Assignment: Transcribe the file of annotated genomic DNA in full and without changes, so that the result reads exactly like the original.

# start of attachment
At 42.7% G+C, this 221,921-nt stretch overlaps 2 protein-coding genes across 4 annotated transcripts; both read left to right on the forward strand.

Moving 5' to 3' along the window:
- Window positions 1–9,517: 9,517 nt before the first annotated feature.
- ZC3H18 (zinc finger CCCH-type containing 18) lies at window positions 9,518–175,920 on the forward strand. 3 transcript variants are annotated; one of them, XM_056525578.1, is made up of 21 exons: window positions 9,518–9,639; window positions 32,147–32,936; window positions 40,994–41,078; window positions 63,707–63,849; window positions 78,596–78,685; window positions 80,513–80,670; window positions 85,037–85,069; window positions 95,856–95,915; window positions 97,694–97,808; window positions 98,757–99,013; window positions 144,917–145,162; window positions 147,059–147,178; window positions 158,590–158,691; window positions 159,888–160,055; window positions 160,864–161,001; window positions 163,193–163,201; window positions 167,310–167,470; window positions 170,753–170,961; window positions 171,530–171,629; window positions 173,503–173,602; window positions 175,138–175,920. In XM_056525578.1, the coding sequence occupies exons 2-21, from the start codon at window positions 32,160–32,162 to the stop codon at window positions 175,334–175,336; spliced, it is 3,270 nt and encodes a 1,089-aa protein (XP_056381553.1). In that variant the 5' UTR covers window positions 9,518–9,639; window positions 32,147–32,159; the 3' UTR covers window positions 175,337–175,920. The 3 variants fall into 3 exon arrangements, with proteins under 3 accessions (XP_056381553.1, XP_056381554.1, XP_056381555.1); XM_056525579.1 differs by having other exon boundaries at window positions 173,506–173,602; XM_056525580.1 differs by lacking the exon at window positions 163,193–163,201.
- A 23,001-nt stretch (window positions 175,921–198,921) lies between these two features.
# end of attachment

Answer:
At 42.7% G+C, this 221,921-nt stretch overlaps 2 protein-coding genes across 4 annotated transcripts; both read left to right on the forward strand.

Moving 5' to 3' along the window:
- Window positions 1–9,517: 9,517 nt before the first annotated feature.
- ZC3H18 (zinc finger CCCH-type containing 18) lies at window positions 9,518–175,920 on the forward strand. 3 transcript variants are annotated; one of them, XM_056525578.1, is made up of 21 exons: window positions 9,518–9,639; window positions 32,147–32,936; window positions 40,994–41,078; window positions 63,707–63,849; window positions 78,596–78,685; window positions 80,513–80,670; window positions 85,037–85,069; window positions 95,856–95,915; window positions 97,694–97,808; window positions 98,757–99,013; window positions 144,917–145,162; window positions 147,059–147,178; window positions 158,590–158,691; window positions 159,888–160,055; window positions 160,864–161,001; window positions 163,193–163,201; window positions 167,310–167,470; window positions 170,753–170,961; window positions 171,530–171,629; window positions 173,503–173,602; window positions 175,138–175,920. In XM_056525578.1, the coding sequence occupies exons 2-21, from the start codon at window positions 32,160–32,162 to the stop codon at window positions 175,334–175,336; spliced, it is 3,270 nt and encodes a 1,089-aa protein (XP_056381553.1). In that variant the 5' UTR covers window positions 9,518–9,639; window positions 32,147–32,159; the 3' UTR covers window positions 175,337–175,920. The 3 variants fall into 3 exon arrangements, with proteins under 3 accessions (XP_056381553.1, XP_056381554.1, XP_056381555.1); XM_056525579.1 differs by having other exon boundaries at window positions 173,506–173,602; XM_056525580.1 differs by lacking the exon at window positions 163,193–163,201.
- A 23,001-nt stretch (window positions 175,921–198,921) lies between these two features.